Saturday, March 16, 2013

Freedom and Fascism

Lars Hedegaard is a Danish writer who has had to go into hiding because of attempts that have been made on his life. He was recently interviewed by Dennis Prager and the interview is instructive. I urge readers to read the whole thing at the link but I want to offer a few highlights.

After Hedegaard's description of the attempt to murder him Prager asks this:
DP: You were nearly murdered. What did you write and what are you fighting for?

LH: I don't know exactly what motivated the attack. I've been writing on Islam, Islamic history and Islamic ideology for about ten years. I haven't done anything differently recently except that we started our new newspaper, the weekly Dispatch International, on the third of January. It's a Swedish language newspaper, but we have an online edition in English.

I've been wondering, of course, why someone wanted to shoot me, and I cannot think of anything that I've done differently recently than what I have been doing these last couple of years. I've been called a hate speaker, and I'm not a hate speaker. I've been called a racist, and I'm not a racist. I'm just a normal historian and a journalist. It's my job to describe what's going on in the world, and that's what I've been trying to do to the best of my abilities.

DP: Correct me if I'm wrong: You are a man of the left.

LH: Yes.

DP: Where are the attacks on you being racist coming from? What part of the ideological spectrum?

LH: I would say almost exclusively from the left. (Of course, also from Muslims. Not all Muslims, but some.) I seem to be very unpopular with my old friends. I think the problem is that I know what it's all about to be left-wing; I used to be a leading Marxist in this country. But I've held to the opinion that we first of all have to fight for free speech and freedom and equality between the sexes and the rule of law; and also, that we should not bow before religious fanatics of any type, regardless of where they come from. This seems to me what was the essence of being left-wing back in the days. No longer.

The left now seems to have reverence for fanatics -- as long as they are Muslim. Of course, they can criticize Christianity all they want. But when somebody threatens with violence -- if you criticize me, I'll come and kill you -- then all of a sudden they become soft. They become understanding. They talk about tolerance; we have to show respect. I don't want to show respect for people who say that men are worth more than women, that women can be killed if they are adulterers; that apostates from Islam should be killed; that people should be stoned, etc. I mean, I don't like that. I want to fight that. I want to describe it. And I don't think the left does.
The biggest threat to freedom today, the tactics most similar to those employed by 20th century fascists, are arising on the left. This is an important point to understand. The left side of the ideological spectrum may be described as shading from centrists to liberals to socialist/progressives to totalitarians (communists and fascists). Communists and fascists are fraternal twins. The only real difference between them is that, whereas fascism tends to be militaristic and nationalistic, communism is an international movement which professes to disdain the military, at least until they have managed to seize power for themselves.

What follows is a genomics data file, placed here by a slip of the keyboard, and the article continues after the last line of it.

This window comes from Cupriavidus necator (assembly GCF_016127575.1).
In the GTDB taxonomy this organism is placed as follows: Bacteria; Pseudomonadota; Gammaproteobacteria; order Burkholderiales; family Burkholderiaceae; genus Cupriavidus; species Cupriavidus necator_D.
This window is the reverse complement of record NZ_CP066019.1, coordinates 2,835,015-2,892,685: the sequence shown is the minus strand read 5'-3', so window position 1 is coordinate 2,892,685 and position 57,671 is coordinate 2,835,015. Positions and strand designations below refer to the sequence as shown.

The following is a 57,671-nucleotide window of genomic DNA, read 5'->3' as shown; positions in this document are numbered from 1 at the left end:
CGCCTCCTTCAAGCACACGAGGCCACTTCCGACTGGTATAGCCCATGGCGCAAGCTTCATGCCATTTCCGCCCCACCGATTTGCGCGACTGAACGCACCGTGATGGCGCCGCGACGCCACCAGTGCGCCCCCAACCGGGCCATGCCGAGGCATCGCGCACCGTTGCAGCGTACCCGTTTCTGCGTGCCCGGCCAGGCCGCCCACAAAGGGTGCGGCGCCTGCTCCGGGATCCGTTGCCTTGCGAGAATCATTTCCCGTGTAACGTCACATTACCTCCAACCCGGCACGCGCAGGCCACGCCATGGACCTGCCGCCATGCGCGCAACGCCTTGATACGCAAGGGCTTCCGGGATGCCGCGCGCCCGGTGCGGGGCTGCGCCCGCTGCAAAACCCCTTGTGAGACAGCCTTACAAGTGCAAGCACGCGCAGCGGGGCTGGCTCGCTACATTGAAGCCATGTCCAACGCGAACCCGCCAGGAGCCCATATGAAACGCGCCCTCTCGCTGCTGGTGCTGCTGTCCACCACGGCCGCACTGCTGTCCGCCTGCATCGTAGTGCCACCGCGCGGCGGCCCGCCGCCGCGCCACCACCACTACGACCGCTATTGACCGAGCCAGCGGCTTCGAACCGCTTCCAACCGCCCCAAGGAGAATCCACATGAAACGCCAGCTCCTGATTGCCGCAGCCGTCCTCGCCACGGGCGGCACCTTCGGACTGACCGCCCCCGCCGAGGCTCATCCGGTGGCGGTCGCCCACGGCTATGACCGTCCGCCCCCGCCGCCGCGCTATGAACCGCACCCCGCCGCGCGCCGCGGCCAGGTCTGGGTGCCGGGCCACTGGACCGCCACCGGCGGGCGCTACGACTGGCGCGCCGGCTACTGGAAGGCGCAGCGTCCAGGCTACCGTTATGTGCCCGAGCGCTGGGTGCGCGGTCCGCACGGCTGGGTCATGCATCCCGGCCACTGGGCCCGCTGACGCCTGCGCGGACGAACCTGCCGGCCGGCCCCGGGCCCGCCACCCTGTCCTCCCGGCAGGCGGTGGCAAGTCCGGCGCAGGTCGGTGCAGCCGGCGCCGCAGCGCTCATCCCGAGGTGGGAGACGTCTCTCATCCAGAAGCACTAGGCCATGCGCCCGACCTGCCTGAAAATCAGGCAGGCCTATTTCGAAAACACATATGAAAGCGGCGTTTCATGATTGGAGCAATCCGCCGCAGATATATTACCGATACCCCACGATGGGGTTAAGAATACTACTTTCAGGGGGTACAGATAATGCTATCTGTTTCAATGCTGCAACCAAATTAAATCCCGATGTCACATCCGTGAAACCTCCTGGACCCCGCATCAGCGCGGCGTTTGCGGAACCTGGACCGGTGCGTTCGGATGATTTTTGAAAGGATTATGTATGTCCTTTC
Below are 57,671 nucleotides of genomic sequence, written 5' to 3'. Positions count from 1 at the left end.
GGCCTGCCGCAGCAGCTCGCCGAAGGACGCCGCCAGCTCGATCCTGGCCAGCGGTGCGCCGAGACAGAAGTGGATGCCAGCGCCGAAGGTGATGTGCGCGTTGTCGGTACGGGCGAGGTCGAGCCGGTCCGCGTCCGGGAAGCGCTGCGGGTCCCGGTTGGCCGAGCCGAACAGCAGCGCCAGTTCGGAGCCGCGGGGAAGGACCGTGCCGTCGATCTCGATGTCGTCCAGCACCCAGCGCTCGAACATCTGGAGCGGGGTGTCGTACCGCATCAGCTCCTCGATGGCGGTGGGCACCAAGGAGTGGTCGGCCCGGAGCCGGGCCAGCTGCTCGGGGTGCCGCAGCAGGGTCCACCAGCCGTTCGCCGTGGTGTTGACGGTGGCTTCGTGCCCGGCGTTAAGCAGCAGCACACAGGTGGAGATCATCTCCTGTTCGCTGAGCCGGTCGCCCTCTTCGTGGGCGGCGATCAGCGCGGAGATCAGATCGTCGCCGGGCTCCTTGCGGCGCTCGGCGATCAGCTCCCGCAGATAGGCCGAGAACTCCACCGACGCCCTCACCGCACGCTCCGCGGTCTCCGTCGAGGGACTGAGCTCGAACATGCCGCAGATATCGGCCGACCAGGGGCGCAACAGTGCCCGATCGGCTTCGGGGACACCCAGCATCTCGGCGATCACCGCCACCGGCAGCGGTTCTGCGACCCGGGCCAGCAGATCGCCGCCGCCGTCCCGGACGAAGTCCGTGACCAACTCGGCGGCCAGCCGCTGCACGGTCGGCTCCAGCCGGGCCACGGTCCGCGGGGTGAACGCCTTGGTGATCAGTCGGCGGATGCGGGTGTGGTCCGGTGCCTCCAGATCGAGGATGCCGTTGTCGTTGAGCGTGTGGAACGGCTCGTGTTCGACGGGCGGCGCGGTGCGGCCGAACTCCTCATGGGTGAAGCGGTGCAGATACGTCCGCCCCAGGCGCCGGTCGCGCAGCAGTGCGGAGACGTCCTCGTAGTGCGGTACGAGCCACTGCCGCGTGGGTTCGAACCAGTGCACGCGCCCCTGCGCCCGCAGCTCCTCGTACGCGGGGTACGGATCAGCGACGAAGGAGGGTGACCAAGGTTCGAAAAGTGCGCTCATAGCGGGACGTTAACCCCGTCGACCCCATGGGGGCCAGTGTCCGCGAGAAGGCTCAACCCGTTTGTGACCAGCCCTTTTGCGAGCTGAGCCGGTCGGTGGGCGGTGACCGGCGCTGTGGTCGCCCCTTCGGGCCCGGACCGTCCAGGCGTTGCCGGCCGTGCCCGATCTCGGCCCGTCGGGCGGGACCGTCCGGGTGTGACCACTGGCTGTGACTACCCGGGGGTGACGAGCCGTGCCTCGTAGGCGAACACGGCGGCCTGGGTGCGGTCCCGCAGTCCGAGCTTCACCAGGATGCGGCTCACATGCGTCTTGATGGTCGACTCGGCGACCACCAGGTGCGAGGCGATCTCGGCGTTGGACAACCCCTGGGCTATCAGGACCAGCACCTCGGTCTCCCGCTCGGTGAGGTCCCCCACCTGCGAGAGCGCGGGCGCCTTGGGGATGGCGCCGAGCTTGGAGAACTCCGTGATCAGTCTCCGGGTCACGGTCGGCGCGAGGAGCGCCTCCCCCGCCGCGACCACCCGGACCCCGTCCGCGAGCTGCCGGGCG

The similarities communists and fascists share, however, are much more important. They both aspire to exercise total control over the life of the individual whose freedom must be suppressed or extinguished. The citizen must be subordinate to the state in everything he says, thinks, and does. Any deviation from what is permitted by the state must be prohibited and punished.

This is why political correctness is so pernicious. It's a step by liberals and progressives, whether they realize it or not, toward habituating the citizen to acceptance of state control over his life.

Hedegaard makes an important observation in this regard:
[In Europe] we don't have your First Amendment. The Free Press Society has been fighting for nine years to introduce a first amendment in Denmark and other places in Europe. We don't have that. We have an article in our penal code called 266(b), which means that you can be convicted of hate speech, racism, denigration of religion, or a number of things, which is despicable.

I agree with the American Constitution -- you should be able to say anything you want, and if you're an idiot or a jerk you should be corrected by other people. You can lose your career, you can lose your reputation if you talk ill of people because of their race, which I have never done. But you should have the right to say anything. You should have laws against libel, lying about people, threatening people with violence, revealing state secrets, etc. You have that in any civilized country. But apart from that, I agree with the First Amendment. We don't have it here.

DP: I'll tell you another thing you don't have there....: You don't have talk radio. This has been a major factor in America in offering the alternate universe to that which the Swedish press and the American left, such as the New York Times, which would be perfectly at home in Stockholm, present to us.

LH: You're right. Speaking about the New York Times, they had an article today about me, that I'm full of "bile and viciousness and racism" and what-not. No, we don't have talk radio. What we do have is state radio, something that the people are forced to support by their tax dollars.
The First Amendment is critical to a people remaining free, and the Second Amendment is critical to our being able to keep the First. When progressives are in power in Washington, as they are now, both of those freedoms will come under assault because they're seen as impediments to the government's ability to aggrandize control over peoples' lives.

The entire interview may be heard at